The latest viral protest thread making the rounds is the campaign to register disapproval at the recent decision to deny tenure to Andrea Smith at the University of Michigan. As the gears of the online posts, remarks, petitions, and even a group on Facebook (!) slowly move forward and gather speed, there is for me one part familiarity and one part curiosity. The familiarity of course consists in the overheated speech one now associates with such actions, the endless outrage, the high-flying yet strangely naïve rhetoric, the easy slippage into épater le bourgeois whilst simultaneously declaring ownership over one of its primary symbols.
This we are used to, and for some of us, form a scrim of white noise so intense that sometimes it is hard to listen to the important beats beneath the screeching. Connected to this mild revulsion at polemic excess, ironically, is the concomitant curiosity, natürlich, which lives, for me at least, in the question of just how and why the Women’s Studies department faculty could have voted against Smith’s candidacy.
For those unfamiliar, relevant journalistic details can be found here and here. Smith is lucky enough to be sufficiently well placed and networked to actually engender a campaign in the first place (not to mention a story in the CHE). As I have observed before, most of us denied the brass ring of tenure or mid-career renewal slink into the shadows: mortified, depressed, and alone. And which lucky institution will snap Smith up still remains to be seen. For all the digital sturm-und-drang, the simple fact of the matter is that, regardless of whatever troubling dimensions of the case, Smith has enough capital to easily move into another position. However devastating or disappointing the outcome of this decision may be for her, and not to undermine the power of these processes on the academic self, I doubt there will be many nights of nail-biting anxiety over future prospects in the profession, unlike the faceless, nameless others whose limbs litter the dreaming spires.
That said, there are elements of the case that seem strange. For someone so accomplished, at least on paper, to not receive tenure begs the question of where the bar is for the rest of us. I suspect, however, that this might be a case of being too brilliant, too fabulous, too accomplished, remembering the egghead axiom— "The only hit that comes out of a Helen Lawson show is Helen Lawson, and that's ME, baby, remember!" Getting to the bottom of any tenure case, even when you’re inside of it, is folly, of course. Suffice it to say, tenure and decisions surrounding tenure are the academic equivalent of the Immaculate Conception: just one of those mysteries in which one does not question so much as believe. But, if it is true, as La Vicks and Love Buckets recently remarked in a delicious blasphemy, that the cult of Christianity is grounded in a 15-year old Jewess “in trouble” from an illicit liaison with a Roman soldier, than there is always more to the story than meets the eye, in spite of belief, hope, and yes, inspiration.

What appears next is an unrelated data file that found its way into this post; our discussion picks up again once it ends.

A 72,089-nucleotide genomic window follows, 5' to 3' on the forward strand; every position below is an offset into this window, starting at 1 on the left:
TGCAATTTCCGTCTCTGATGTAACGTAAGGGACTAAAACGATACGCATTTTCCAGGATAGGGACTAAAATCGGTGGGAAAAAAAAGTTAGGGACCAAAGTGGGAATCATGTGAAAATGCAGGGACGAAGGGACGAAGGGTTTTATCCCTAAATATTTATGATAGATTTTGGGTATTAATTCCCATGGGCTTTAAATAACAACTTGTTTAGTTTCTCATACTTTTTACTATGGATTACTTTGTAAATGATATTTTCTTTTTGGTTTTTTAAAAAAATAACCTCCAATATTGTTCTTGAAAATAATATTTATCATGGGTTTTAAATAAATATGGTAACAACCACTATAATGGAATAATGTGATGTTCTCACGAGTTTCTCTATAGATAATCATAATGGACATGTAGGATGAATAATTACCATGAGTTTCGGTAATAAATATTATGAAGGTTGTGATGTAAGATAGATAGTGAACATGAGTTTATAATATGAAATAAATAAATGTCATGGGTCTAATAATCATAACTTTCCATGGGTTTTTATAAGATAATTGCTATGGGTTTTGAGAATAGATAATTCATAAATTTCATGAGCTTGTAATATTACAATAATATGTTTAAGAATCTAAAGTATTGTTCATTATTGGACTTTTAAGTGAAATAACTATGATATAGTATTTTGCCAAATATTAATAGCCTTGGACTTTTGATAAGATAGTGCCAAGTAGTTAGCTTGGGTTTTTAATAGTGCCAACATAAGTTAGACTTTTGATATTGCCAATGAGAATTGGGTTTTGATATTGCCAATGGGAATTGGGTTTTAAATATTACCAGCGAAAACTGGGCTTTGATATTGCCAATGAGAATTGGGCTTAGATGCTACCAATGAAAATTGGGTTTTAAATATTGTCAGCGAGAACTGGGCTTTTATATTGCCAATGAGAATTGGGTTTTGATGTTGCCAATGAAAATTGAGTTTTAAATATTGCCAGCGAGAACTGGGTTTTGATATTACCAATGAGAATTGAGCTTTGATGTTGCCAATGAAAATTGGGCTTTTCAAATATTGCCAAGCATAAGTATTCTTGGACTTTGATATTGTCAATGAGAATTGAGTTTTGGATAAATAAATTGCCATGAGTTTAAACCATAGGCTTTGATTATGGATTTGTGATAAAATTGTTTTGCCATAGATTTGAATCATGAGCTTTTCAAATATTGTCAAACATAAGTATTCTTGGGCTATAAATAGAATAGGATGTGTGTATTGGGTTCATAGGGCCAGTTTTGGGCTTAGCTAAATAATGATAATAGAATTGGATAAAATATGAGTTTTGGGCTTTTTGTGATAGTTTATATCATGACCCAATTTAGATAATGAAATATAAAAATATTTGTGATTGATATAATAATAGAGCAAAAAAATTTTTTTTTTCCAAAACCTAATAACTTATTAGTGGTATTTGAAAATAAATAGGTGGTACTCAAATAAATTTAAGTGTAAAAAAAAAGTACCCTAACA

All of which is to say that in spite of all the efforts to empiricise, measure, and delineate tenure, to “understand” the process, a large part of it will always be mysterious, the final hazing, the culminating movement of neophyte to acolyte. I feel ambivalent about such an interpretation, obviously, only insofar as such belief systems can blind us to the real inequities in tenuring processes. Similar to other rigorous, mystical institutions, like the military, Roman Catholicism, Hollywood, Broadway, and the dark arts of Wall Street and the City, the university also has its blood sacraments, which include ritualistic purging. Part of the problem with tenure being wrapped in mystery, ceremony, and hocus-pocus worthy of a Skull and Bones initiation, is that in the dark all cats are gray, and it becomes hard to discern legitimate concern (and yes, indeed, outrage) from hucksterism and carpet bagger self-aggrandisement. This has led a sizable portion of the profession to shrug their shoulders when tenure scandals emerge, or worse, reach for the easy answer of dismissal (“activist-scholar”).